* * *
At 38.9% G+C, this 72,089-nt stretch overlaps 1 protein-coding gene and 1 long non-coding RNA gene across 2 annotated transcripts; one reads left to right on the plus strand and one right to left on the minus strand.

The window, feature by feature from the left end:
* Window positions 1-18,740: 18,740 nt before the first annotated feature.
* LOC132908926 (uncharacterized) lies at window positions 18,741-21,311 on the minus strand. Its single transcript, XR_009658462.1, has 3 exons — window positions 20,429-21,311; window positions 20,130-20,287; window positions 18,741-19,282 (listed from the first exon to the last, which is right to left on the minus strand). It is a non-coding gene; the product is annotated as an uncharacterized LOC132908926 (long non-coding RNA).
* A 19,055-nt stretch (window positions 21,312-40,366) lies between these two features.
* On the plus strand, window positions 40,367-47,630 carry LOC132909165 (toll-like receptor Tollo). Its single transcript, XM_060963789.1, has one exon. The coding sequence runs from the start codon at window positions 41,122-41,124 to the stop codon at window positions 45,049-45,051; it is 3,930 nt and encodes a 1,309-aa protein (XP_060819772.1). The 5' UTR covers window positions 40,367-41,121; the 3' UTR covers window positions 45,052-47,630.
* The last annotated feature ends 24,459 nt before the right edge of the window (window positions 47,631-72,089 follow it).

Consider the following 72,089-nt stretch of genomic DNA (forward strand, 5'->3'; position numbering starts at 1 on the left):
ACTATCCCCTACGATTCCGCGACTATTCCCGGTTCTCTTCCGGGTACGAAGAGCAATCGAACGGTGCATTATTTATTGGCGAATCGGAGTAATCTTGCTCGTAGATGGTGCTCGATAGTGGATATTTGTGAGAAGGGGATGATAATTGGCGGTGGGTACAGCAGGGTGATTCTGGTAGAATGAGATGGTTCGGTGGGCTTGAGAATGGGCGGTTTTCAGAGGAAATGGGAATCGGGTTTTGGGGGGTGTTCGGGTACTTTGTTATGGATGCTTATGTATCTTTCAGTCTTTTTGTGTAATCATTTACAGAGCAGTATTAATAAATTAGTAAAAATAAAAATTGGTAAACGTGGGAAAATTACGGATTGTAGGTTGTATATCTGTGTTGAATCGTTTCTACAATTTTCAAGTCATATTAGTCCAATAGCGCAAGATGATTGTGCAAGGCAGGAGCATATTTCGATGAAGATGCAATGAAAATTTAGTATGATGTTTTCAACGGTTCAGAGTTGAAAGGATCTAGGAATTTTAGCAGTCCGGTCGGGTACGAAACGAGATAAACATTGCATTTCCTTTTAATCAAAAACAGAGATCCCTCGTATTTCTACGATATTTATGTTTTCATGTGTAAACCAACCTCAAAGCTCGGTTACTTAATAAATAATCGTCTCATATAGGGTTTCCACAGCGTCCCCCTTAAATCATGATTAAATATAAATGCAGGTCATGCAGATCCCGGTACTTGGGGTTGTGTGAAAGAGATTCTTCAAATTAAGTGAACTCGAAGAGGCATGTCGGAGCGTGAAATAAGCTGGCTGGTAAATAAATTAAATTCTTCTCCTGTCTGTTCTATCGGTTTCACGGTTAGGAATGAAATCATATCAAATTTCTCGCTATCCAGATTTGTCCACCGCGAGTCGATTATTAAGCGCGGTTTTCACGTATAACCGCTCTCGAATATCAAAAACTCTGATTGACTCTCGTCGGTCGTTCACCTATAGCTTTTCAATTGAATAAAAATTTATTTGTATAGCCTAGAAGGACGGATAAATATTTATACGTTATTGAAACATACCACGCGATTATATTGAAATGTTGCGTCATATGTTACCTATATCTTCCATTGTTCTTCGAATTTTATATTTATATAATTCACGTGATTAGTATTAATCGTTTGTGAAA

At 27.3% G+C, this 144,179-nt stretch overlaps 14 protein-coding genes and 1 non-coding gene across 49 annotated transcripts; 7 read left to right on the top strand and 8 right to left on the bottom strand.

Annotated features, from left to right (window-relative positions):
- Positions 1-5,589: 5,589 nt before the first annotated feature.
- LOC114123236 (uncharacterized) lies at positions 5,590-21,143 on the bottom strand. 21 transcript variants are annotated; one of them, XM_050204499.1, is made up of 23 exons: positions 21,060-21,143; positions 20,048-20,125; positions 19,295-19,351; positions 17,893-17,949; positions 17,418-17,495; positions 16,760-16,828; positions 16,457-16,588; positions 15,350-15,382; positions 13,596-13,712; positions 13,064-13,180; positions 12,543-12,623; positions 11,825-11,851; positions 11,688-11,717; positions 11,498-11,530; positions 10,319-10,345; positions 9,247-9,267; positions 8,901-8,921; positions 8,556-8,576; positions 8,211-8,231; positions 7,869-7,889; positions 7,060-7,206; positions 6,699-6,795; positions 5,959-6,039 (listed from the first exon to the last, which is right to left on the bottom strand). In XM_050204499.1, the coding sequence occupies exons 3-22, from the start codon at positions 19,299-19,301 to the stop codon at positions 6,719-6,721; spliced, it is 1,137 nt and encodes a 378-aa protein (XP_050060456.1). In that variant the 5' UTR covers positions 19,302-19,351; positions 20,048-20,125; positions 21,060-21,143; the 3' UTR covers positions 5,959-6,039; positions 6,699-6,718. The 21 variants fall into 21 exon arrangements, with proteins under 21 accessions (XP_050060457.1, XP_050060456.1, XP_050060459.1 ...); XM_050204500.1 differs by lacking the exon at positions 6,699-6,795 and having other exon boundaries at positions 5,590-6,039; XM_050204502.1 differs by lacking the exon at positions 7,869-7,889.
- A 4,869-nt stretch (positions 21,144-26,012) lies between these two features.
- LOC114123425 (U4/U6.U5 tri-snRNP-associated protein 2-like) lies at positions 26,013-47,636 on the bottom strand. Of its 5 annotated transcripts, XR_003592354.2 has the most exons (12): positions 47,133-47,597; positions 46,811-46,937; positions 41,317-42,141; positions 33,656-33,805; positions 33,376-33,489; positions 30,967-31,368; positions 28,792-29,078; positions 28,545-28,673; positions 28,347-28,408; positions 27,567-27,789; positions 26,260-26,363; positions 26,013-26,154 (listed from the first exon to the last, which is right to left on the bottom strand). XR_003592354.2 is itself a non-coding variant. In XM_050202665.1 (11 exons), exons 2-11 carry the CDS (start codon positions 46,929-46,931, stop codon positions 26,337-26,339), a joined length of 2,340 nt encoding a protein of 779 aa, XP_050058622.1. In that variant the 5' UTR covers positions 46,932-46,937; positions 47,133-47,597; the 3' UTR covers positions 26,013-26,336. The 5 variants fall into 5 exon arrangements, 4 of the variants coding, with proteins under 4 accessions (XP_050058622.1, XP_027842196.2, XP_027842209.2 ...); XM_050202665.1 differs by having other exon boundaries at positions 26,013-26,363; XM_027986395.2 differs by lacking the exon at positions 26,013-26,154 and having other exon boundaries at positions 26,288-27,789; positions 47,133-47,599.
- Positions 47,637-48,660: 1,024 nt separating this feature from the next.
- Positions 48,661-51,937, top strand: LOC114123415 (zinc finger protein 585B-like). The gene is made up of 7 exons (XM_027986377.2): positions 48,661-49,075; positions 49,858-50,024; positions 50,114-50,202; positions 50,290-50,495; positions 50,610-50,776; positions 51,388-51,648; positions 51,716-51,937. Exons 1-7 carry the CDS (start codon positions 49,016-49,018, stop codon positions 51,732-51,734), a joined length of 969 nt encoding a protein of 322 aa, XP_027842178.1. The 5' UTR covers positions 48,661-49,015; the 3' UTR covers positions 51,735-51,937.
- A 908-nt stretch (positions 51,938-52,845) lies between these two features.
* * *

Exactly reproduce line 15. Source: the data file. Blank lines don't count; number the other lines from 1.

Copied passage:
- LOC114123425 (U4/U6.U5 tri-snRNP-associated protein 2-like) lies at positions 26,013-47,636 on the bottom strand. Of its 5 annotated transcripts, XR_003592354.2 has the most exons (12): positions 47,133-47,597; positions 46,811-46,937; positions 41,317-42,141; positions 33,656-33,805; positions 33,376-33,489; positions 30,967-31,368; positions 28,792-29,078; positions 28,545-28,673; positions 28,347-28,408; positions 27,567-27,789; positions 26,260-26,363; positions 26,013-26,154 (listed from the first exon to the last, which is right to left on the bottom strand). XR_003592354.2 is itself a non-coding variant. In XM_050202665.1 (11 exons), exons 2-11 carry the CDS (start codon positions 46,929-46,931, stop codon positions 26,337-26,339), a joined length of 2,340 nt encoding a protein of 779 aa, XP_050058622.1. In that variant the 5' UTR covers positions 46,932-46,937; positions 47,133-47,597; the 3' UTR covers positions 26,013-26,336. The 5 variants fall into 5 exon arrangements, 4 of the variants coding, with proteins under 4 accessions (XP_050058622.1, XP_027842196.2, XP_027842209.2 ...); XM_050202665.1 differs by having other exon boundaries at positions 26,013-26,363; XM_027986395.2 differs by lacking the exon at positions 26,013-26,154 and having other exon boundaries at positions 26,288-27,789; positions 47,133-47,599.